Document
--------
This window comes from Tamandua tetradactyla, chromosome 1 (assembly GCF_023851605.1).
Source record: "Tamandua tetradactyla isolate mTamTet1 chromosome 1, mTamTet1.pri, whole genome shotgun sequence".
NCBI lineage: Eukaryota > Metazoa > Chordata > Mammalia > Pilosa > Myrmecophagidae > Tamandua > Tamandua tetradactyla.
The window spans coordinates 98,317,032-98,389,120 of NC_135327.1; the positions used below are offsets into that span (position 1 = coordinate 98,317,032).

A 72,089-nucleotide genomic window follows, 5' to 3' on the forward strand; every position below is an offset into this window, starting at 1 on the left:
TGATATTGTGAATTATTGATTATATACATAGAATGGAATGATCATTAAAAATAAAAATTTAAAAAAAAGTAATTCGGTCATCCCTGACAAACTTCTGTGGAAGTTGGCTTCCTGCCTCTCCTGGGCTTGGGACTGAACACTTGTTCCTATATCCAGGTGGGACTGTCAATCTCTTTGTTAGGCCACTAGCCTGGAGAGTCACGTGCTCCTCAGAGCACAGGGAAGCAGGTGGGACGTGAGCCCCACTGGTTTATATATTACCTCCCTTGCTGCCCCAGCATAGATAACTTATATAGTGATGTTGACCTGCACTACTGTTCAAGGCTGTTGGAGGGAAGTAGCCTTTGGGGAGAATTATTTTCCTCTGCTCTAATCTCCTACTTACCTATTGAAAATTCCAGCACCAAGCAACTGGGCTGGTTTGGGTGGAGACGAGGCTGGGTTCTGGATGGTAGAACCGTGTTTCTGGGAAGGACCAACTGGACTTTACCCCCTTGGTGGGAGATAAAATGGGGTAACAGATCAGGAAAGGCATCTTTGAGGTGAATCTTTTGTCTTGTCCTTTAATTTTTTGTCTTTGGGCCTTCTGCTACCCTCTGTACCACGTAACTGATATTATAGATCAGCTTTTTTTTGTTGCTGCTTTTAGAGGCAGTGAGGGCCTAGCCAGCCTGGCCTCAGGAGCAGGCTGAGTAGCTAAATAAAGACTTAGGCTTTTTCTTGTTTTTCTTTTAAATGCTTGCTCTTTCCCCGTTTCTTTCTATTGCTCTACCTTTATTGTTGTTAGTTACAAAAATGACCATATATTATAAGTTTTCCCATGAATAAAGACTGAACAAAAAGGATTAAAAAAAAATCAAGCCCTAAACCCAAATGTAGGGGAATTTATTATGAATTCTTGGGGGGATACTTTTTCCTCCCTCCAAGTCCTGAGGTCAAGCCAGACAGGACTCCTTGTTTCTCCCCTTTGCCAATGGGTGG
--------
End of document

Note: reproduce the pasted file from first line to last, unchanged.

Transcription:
This window comes from Tamandua tetradactyla, chromosome 1 (assembly GCF_023851605.1).
Source record: "Tamandua tetradactyla isolate mTamTet1 chromosome 1, mTamTet1.pri, whole genome shotgun sequence".
NCBI lineage: Eukaryota > Metazoa > Chordata > Mammalia > Pilosa > Myrmecophagidae > Tamandua > Tamandua tetradactyla.
The window spans coordinates 98,317,032-98,389,120 of NC_135327.1; the positions used below are offsets into that span (position 1 = coordinate 98,317,032).

A 72,089-nucleotide genomic window follows, 5' to 3' on the forward strand; every position below is an offset into this window, starting at 1 on the left:
TGATATTGTGAATTATTGATTATATACATAGAATGGAATGATCATTAAAAATAAAAATTTAAAAAAAAGTAATTCGGTCATCCCTGACAAACTTCTGTGGAAGTTGGCTTCCTGCCTCTCCTGGGCTTGGGACTGAACACTTGTTCCTATATCCAGGTGGGACTGTCAATCTCTTTGTTAGGCCACTAGCCTGGAGAGTCACGTGCTCCTCAGAGCACAGGGAAGCAGGTGGGACGTGAGCCCCACTGGTTTATATATTACCTCCCTTGCTGCCCCAGCATAGATAACTTATATAGTGATGTTGACCTGCACTACTGTTCAAGGCTGTTGGAGGGAAGTAGCCTTTGGGGAGAATTATTTTCCTCTGCTCTAATCTCCTACTTACCTATTGAAAATTCCAGCACCAAGCAACTGGGCTGGTTTGGGTGGAGACGAGGCTGGGTTCTGGATGGTAGAACCGTGTTTCTGGGAAGGACCAACTGGACTTTACCCCCTTGGTGGGAGATAAAATGGGGTAACAGATCAGGAAAGGCATCTTTGAGGTGAATCTTTTGTCTTGTCCTTTAATTTTTTGTCTTTGGGCCTTCTGCTACCCTCTGTACCACGTAACTGATATTATAGATCAGCTTTTTTTTGTTGCTGCTTTTAGAGGCAGTGAGGGCCTAGCCAGCCTGGCCTCAGGAGCAGGCTGAGTAGCTAAATAAAGACTTAGGCTTTTTCTTGTTTTTCTTTTAAATGCTTGCTCTTTCCCCGTTTCTTTCTATTGCTCTACCTTTATTGTTGTTAGTTACAAAAATGACCATATATTATAAGTTTTCCCATGAATAAAGACTGAACAAAAAGGATTAAAAAAAAATCAAGCCCTAAACCCAAATGTAGGGGAATTTATTATGAATTCTTGGGGGGATACTTTTTCCTCCCTCCAAGTCCTGAGGTCAAGCCAGACAGGACTCCTTGTTTCTCCCCTTTGCCAATGGGTGG